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PCOS and Diabetes: What Women Need to Know


Amy Rushlow

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Woman Talking to Doctor

Flip a coin. Heads or tails? If you’re a woman living with polycystic ovarian syndrome (PCOS), your odds of developing diabetes may be about the same as a coin flip. More than half of women with PCOS will develop prediabetes or diabetes by age 40.

What Is PCOS?

A woman’s ovaries have small sacs called follicles. Normally, they hold eggs and release them when the eggs are mature. But with PCOS, these follicles bunch together, creating cysts. Eggs develop, but they aren’t let go.

Making healthy lifestyle choices is key to managing type 2 diabetes, but it can be hard to stay on track. Dr. Anthony Cardillo explains that focusing on diet, exercise and stress reduction can help you maintain control of your diabetes.

Medical Reviewer: William C. Lloyd III, MD, FACS Last Review Date: Aug 13, 2015

2017 Healthgrades Operating Company, Inc. All rights reserved. May not be reproduced or reprinted without permission from Healthgrades Operating Company, Inc. Use of this information is governed by the Healthgrades User Agreement.

In women with PCOS, the ovaries make too many androgens (male hormones such as testosterone). The androgens affect normal egg development and release.

PCOS affects between 5% and 10% of women of childbearing age. Experts don’t know what causes it, but they suspect genetics may be involved.

PCOS Symptoms and Diagnosis

PCOS is the most common cause of infertility in women. Common symptoms include:

  • Anxiety

  • Dandruff

  • Thinning hair or hair loss

  • Obesity or weight gain

  • Unusual hair growth on the face, toes, thumbs, belly, chest, or back

  • Depression

  • Heavy, sustained bleeding during periods

  • Irregular or infrequent periods, or missing periods

  • Lack of ovulation, leading to infertility

  • Painful periods

  • Oily skin or acne

  • Pain in the pelvic area

  • Sleep apnea, a condition in which breathing stops during sleep

To diagnose PCOS, your health care provider will look at your medical history and do a physical exam. He or she will also do a pelvic exam or vaginal ultrasound to check your ovaries. You may have a blood test to check your hormones, insulin, and blood glucose.

The Link Between PCOS and Diabetes

Several published large studies clarify the relationship between PCOS and diabetes. One study published in Diabetes followed 225 Italian women with PCOS for up to 17 years. By the end of the study, nearly 40% developed diabetes. Only about 6% of healthy Italian women of the same age have diabetes.

In another study, Swedish researchers looked at 87 women without PCOS and 84 with PCOS. After 14 years, 21% of PCOS patients developed diabetes, compared to 4.5% of those without the condition.

Overall, women with PCOS have a 3- to 7-fold higher diabetes risk. PCOS patients who are obese, or have a large waist circumference, are especially at risk Why is diabetes so common in women with PCOS? Some evidence suggests that high androgen hormones may be a result of an underlying metabolic problem. The same metabolic problem could be related to diabetes.

High androgens might also cause insulin resistance, which can lead to diabetes. Research shows that giving androgens to healthy women leads to insulin resistance. On the other hand, blocking androgens improves insulin sensitivity.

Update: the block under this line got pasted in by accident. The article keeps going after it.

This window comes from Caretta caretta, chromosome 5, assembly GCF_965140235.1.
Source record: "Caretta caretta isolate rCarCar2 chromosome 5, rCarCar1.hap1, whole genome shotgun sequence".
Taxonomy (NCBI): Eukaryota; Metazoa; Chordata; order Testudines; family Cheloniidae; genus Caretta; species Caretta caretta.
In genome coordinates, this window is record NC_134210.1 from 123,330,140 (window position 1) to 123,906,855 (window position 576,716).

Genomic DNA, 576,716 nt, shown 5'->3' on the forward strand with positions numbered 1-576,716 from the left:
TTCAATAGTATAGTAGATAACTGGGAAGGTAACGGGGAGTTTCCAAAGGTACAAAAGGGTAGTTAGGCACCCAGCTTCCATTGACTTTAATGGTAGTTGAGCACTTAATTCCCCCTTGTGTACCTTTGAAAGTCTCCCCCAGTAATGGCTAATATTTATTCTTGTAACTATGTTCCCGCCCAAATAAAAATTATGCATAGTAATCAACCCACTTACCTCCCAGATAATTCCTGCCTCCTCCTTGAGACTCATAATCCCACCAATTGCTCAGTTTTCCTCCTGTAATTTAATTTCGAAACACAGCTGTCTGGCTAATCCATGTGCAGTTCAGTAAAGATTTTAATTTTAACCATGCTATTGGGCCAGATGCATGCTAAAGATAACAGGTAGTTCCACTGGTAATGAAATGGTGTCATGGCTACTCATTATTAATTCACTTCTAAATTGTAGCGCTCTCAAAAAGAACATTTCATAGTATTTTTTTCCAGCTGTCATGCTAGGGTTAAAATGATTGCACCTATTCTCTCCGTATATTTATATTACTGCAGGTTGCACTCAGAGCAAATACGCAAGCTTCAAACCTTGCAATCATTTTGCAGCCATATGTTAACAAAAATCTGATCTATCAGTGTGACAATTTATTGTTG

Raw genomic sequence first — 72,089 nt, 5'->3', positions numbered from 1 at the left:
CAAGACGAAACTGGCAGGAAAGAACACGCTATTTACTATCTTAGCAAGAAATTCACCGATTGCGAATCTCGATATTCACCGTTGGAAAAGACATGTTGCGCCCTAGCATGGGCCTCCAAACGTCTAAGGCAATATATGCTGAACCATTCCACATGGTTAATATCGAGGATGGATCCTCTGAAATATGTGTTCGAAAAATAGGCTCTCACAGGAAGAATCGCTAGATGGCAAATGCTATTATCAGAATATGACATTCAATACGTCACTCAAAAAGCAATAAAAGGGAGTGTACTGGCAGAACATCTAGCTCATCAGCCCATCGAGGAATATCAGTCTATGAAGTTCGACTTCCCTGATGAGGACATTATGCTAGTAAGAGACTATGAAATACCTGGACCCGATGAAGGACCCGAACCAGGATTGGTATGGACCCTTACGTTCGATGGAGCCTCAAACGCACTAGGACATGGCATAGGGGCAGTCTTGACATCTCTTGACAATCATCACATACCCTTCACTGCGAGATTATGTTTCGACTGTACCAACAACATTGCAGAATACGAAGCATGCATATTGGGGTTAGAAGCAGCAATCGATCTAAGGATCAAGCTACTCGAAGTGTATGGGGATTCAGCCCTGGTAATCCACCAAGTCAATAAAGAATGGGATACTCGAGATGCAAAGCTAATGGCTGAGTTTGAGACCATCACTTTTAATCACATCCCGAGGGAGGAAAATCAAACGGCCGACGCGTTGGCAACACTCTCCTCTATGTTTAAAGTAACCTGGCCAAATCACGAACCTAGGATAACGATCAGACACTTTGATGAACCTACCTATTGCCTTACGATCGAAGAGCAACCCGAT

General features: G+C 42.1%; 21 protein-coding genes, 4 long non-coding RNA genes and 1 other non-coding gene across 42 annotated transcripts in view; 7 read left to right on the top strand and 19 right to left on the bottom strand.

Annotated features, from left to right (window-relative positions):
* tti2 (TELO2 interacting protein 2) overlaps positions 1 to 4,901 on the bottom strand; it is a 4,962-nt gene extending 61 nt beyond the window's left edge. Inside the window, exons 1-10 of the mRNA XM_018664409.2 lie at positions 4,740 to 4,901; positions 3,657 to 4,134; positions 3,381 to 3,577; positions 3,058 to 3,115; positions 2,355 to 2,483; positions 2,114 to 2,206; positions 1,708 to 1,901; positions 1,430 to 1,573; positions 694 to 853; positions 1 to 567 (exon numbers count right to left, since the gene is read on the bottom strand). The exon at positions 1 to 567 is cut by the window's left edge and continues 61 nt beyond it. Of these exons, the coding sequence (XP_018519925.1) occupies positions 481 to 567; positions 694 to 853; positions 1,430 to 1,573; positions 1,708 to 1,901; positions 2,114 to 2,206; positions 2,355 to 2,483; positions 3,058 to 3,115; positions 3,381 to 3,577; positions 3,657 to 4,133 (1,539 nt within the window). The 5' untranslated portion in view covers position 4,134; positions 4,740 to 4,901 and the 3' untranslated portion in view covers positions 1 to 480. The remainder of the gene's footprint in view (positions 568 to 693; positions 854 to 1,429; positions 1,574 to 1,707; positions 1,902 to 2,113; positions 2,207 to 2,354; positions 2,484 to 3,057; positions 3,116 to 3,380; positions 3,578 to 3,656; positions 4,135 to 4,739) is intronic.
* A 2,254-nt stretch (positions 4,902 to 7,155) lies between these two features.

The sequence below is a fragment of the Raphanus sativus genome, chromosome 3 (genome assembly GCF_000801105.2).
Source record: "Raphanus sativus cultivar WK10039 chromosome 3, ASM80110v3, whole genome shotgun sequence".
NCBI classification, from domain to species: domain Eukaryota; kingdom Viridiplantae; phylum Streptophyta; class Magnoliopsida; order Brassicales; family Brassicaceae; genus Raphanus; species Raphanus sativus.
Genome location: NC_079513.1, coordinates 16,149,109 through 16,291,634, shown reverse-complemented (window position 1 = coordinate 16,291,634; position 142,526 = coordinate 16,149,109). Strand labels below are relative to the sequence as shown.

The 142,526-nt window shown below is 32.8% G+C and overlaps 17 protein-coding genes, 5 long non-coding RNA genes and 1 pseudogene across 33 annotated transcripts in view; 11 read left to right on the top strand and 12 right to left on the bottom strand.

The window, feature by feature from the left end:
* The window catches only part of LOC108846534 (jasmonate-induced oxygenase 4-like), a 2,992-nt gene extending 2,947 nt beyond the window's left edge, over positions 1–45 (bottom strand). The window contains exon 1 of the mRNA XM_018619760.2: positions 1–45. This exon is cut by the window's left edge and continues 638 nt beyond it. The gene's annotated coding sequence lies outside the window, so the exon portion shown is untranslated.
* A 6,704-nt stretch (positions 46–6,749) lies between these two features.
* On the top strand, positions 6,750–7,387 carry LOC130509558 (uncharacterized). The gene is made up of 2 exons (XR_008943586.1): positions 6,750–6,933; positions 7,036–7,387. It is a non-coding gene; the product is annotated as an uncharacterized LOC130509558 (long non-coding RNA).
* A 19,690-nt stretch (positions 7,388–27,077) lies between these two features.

Do You Need a Diabetes Test?

You should be screened for diabetes if you have PCOS and one of the following:

  • A family history of type 2 diabetes

  • Acanthosis nigricans, a skin condition that causes darker, thicker skin on some areas of your body

  • High levels of androgen hormones and no ovulation

  • Obesity (a BMI greater than 30)

The guidelines above are general recommendations from the American Society for Reproductive Medicine. Your health care provider may suggest a different plan.

Treating Diabetes and PCOS

The primary treatment for women with diabetes and PCOS is a healthy diet and lifestyle. Eat plenty of lean meats, fruits, vegetables, and whole grains. Limit sugars and processed foods. A healthy eating plan lowers blood glucose levels and helps your body use insulin.

Was this helpful? (7)
Medical Reviewers: William C. Lloyd III, MD, FACS Last Review Date: Mar 25, 2016

© 2016 Healthgrades Operating Company, Inc. All rights reserved. May not be reproduced or reprinted without permission from Healthgrades Operating Company, Inc. Use of this information is governed by the Healthgrades User Agreement.

View Sources

Medical References

  1. Fauser BC, et al. Consensus on Women’s Health Aspects of Polycystic Ovary Syndrome (PCOS): The Amsterdam ESHRE/ASRM-Sponsored 3rd PCOS Consensus Workshop Group. Fertility and Sterility. 2012;97(1):28-38.e25.
  2. American Diabetes Association. Standards of Medical Care in Diabetes—2013. Diabetes Care. 2013; 36(Suppl 1): S11–S66. 
  3. Gamberini A, et al. Polycystic Ovary Syndrome Is a Risk Factor for Type 2 Diabetes. Diabetes. 2012;61(8):2369-74. 
  4. Hudecova M, et al. Diabetes and Impaired Glucose Tolerance in Patients with Polycystic Ovary Syndrome—A Long Term Follow-Up. Human Reproduction. 2011;26(6): 1462-68. 
  5. Acanthosis nigricans. American Academy of Dermatology.
  6. Infertility FAQs. Centers for Disease Control and Prevention.
  7. Weight Loss. American Diabetes Association.
  8. Polycystic Ovarian Syndrome (PCOS). American Diabetes Association.
  9. Wang ET, et al. Polycystic Ovary Syndrome and Risk for Long-Term Diabetes and Dyslipidemia. Obstetrics and Gynecology. 2011;117(1):6-13. 
  10. Metformin.  MedlinePlus, U.S. National Library of Medicine.
  11. Polycystic ovary syndrome (PCOS) fact sheet. U.S. Department of Health and Human Services, Office Of Women’s Health.

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